Netgenesis, Digimine, and other vendors roll out business-intelligence products and services
NetGenesis Corp. this week will debut NetGenesis 5.0, the latest version of its E-commerce business-intelligence software.
NetGenesis competes against a number of E-commerce business-intelligence tools vendors, including Accrue, E.piphany, startup I-Impact, which will unveil its Market Drive E-business analysis software this week, and WebTrends.
But a growing number of vendors offer outsourced E-intelligence services. Also this week, startup DigiMine Inc. will disclose the availability of its hosted data warehousing and data mining services. Last week, WebSideStory Inc. unveiled version 6 of its HitBox Enterprise service, which collects E-commerce data from the Web for analysis.
Startup Quova Inc. this week will roll out a service designed to let companies target content and products based on customers’ geographic locations. And ComScore Networks Inc. is rolling out its Customer Knowledge Platform, a service that helps companies collect behavioral data on Web visitors.
All these tools address a common cause: Where a Web site’s “hit rate” was once the measure of its success or failure, businesses today want to identify their most profitable customers, learn what content drives sales, and judge the effectiveness of marketing campaigns. “Once you start asking more complex questions, you need a more sophisticated analysis package,” says Guy Creese, a senior analyst at the Aberdeen Group.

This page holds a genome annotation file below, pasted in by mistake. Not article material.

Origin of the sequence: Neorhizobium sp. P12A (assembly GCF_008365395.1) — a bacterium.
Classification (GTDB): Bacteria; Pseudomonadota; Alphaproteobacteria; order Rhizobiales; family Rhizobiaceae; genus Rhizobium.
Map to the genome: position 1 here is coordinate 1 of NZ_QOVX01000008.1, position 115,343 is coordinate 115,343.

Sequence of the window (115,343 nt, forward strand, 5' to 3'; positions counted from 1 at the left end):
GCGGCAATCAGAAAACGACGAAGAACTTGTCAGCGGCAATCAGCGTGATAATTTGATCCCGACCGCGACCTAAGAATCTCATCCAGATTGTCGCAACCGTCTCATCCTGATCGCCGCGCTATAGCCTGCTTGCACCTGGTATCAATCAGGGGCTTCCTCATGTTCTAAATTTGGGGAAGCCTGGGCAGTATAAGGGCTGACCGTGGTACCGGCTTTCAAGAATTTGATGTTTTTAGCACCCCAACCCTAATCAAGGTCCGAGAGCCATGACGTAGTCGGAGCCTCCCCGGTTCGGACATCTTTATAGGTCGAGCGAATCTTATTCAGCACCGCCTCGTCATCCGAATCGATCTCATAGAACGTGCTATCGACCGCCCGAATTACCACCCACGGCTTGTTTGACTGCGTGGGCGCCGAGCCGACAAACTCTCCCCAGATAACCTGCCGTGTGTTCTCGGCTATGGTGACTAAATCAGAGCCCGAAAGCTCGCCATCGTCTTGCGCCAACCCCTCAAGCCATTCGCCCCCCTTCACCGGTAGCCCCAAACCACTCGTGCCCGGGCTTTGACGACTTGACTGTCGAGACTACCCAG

Allrecipes.com, a Seattle food and community site, began using DigiMine’s services on Sept. 1. Tim Hunt, senior VP of technology and production, says Allrecipes.com went with DigiMine because it wanted to devote its IT resources to other things. “Our core competency isn’t data mining or [Web]-log analysis,” he says.
Meanwhile, Internet entertainment Web site ICast Corp. uses NetGenesis to monitor site traffic, judge content popularity, and determine the effectiveness of referral ads. “A service really isn’t going to understand our business,” says analytics manager Sarah Webber, noting that the company frequently uses NetGenesis for ad hoc queries, while service providers generally provide static reports.
By: Rick Whiting and Beth Bacheldor
Source: Information Week / PDF